Coffee Remains on the Defensive
The market remains on the defensive and traded down to the lowest level since August 2021. The market remains technically oversold and remains vulnerable to a short covering rally. December coffee has now closed lower for 10 sessions in a row. The outlook for Brazil’s 2023/24 Arabica production has improved due to recent rainfall that has led to several waves of flowering, and that continues to be a major source of pressure on the coffee market. The Brazilian currency rebounded from early lows into positive territory, and that helped coffee prices to keep further losses in check as that can help to ease pressure on Brazilian coffee producers to market their near-term coffee supplies to foreign customers. ICE exchange coffee stocks fell by 1,160 bags on Tuesday and reached their lowest level since May of 1999. Coffee’s 32 cent decline over the past 10 sessions has left the market technically oversold. ICAFE sees Costa Rica coffee production up 11.5% from last year.
As its demand outlook received a boost, a bearish shift in cocoa’s supply outlook has kept the market in a choppy trading pattern. While it may be difficult to sustain an upside move, cocoa should still have enough bullish supply factors to hold its ground. While recent heavy rainfall has delayed the flow of early-harvested main crop cocoa beans to West African port facilities, many in the market expect it to improve the production outlook for the region’s late main-crop harvest. Expectations for inflation levels to remain high for many developed economies have weakened cocoa’s fourth quarter demand prospects. With high prices for more regularly purchased items, consumers are likely to pull back on their purchases of discretionary items such as chocolates. Mondelez said that they would spend an additional $600 million by 2030 on their company’s sustainable cocoa sourcing program to reduce child labor, deforestation and producer poverty. Global risk sentiment has improved early this week which can provide cocoa prices with underlying support, while West African production will have a tough time outperforming last season’s output total.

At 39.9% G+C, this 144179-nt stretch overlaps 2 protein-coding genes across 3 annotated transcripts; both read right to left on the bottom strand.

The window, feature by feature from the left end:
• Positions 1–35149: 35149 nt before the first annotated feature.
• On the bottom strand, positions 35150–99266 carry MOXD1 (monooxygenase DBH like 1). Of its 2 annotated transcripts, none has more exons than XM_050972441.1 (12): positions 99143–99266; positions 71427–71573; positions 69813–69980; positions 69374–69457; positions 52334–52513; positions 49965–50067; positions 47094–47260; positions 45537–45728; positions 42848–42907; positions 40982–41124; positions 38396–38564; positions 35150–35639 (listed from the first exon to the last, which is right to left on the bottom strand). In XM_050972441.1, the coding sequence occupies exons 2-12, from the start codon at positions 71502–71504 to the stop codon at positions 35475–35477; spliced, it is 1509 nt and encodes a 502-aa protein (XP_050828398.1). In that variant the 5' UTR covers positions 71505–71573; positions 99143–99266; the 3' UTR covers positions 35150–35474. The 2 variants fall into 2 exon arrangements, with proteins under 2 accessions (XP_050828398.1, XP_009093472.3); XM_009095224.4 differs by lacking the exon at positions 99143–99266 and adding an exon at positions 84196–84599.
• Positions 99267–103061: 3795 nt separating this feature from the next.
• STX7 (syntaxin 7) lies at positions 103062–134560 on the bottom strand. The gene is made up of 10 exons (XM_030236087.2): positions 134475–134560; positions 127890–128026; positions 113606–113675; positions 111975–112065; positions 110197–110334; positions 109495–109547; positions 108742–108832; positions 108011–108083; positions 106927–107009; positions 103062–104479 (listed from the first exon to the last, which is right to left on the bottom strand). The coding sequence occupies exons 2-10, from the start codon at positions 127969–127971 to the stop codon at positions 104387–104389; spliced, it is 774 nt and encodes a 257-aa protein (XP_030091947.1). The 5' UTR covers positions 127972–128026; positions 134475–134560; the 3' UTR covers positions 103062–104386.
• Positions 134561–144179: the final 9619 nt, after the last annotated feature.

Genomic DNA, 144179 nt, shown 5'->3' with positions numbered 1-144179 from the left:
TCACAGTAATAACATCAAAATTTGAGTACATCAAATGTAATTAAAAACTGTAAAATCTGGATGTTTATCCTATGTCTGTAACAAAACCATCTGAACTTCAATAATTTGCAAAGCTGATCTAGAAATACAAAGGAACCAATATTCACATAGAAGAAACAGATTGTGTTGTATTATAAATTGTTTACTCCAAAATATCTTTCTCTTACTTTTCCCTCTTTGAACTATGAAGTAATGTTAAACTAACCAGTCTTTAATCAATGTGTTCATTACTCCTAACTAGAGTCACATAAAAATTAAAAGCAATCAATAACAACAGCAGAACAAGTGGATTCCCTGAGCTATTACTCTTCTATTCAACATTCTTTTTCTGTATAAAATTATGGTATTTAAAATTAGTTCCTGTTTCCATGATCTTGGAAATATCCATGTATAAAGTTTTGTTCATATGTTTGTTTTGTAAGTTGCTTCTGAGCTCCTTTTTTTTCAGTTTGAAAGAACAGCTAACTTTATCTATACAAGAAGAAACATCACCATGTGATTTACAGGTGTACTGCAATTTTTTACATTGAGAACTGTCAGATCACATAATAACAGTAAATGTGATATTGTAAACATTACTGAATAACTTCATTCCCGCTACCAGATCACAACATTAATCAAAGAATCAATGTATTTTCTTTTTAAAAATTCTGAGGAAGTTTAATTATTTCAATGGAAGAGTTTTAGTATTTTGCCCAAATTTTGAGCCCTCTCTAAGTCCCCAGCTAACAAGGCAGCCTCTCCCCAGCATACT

December cotton closed higher yesterday after holding Friday’s 17-month low. The dollar fell to its lowest level since October 5, which was supportive as it improves US export prospects. The stock market was higher, which is also supportive. There was also an announcement from a Chinese government-backed website that China will buy 6,000 tonnes of cotton for state reserves. This week’s Crop Progress report showed 45% of the US cotton crop was harvested as of Sunday, up from 37% the previous week and ahead of the 10-year average of 38%. With cotton prices down sharply from the highs and soybeans and corn only down slightly, cotton planted area could be down sharply.
While the market received some bullish supply-side developments on Tuesday, it was not enough to put any brakes on sugar’s near-term pullback. Unless there is a much stronger rebound in Brazilian ethanol demand, sugar prices are likely to slide further to the downside. A rebound in energy prices and the Brazilian currency helped to keep further losses in check as that may help to strengthen Brazilian near-term ethanol demand, but they could not lift sugar up into positive territory. The Brazilian trade group Unica released their latest supply report which said that Center-South sugar production during the first half of October came in at 1.831 million tonnes. While this was below trade forecasts, it was a 59.1% increase over the comparable period last year. Sugar’s share of first half October crushing came in at 48.27% which compares to 39.17% last year, and helped to bring sugar’s full-season 2022/23 crushing share ahead of last season’s pace.
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